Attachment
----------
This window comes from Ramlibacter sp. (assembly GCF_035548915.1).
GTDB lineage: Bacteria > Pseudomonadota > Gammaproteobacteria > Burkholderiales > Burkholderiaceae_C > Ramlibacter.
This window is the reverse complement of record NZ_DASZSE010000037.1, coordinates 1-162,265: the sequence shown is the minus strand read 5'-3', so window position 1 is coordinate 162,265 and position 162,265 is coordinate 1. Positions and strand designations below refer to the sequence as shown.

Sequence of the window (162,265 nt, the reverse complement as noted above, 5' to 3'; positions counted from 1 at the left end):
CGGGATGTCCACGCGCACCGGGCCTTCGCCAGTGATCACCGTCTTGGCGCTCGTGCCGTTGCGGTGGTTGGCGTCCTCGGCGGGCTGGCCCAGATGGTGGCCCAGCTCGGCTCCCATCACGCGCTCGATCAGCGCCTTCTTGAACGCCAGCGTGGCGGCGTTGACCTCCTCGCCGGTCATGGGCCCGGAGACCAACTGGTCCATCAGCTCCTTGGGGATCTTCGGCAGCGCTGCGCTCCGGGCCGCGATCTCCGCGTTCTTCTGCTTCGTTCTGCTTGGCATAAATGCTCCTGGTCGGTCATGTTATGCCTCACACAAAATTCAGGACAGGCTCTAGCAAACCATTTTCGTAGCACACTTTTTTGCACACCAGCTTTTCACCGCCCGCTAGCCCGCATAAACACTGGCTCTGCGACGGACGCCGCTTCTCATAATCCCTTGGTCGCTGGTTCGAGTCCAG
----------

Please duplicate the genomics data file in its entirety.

This window comes from Ramlibacter sp. (assembly GCF_035548915.1).
GTDB lineage: Bacteria > Pseudomonadota > Gammaproteobacteria > Burkholderiales > Burkholderiaceae_C > Ramlibacter.
This window is the reverse complement of record NZ_DASZSE010000037.1, coordinates 1-162,265: the sequence shown is the minus strand read 5'-3', so window position 1 is coordinate 162,265 and position 162,265 is coordinate 1. Positions and strand designations below refer to the sequence as shown.

Sequence of the window (162,265 nt, the reverse complement as noted above, 5' to 3'; positions counted from 1 at the left end):
CGGGATGTCCACGCGCACCGGGCCTTCGCCAGTGATCACCGTCTTGGCGCTCGTGCCGTTGCGGTGGTTGGCGTCCTCGGCGGGCTGGCCCAGATGGTGGCCCAGCTCGGCTCCCATCACGCGCTCGATCAGCGCCTTCTTGAACGCCAGCGTGGCGGCGTTGACCTCCTCGCCGGTCATGGGCCCGGAGACCAACTGGTCCATCAGCTCCTTGGGGATCTTCGGCAGCGCTGCGCTCCGGGCCGCGATCTCCGCGTTCTTCTGCTTCGTTCTGCTTGGCATAAATGCTCCTGGTCGGTCATGTTATGCCTCACACAAAATTCAGGACAGGCTCTAGCAAACCATTTTCGTAGCACACTTTTTTGCACACCAGCTTTTCACCGCCCGCTAGCCCGCATAAACACTGGCTCTGCGACGGACGCCGCTTCTCATAATCCCTTGGTCGCTGGTTCGAGTCCAG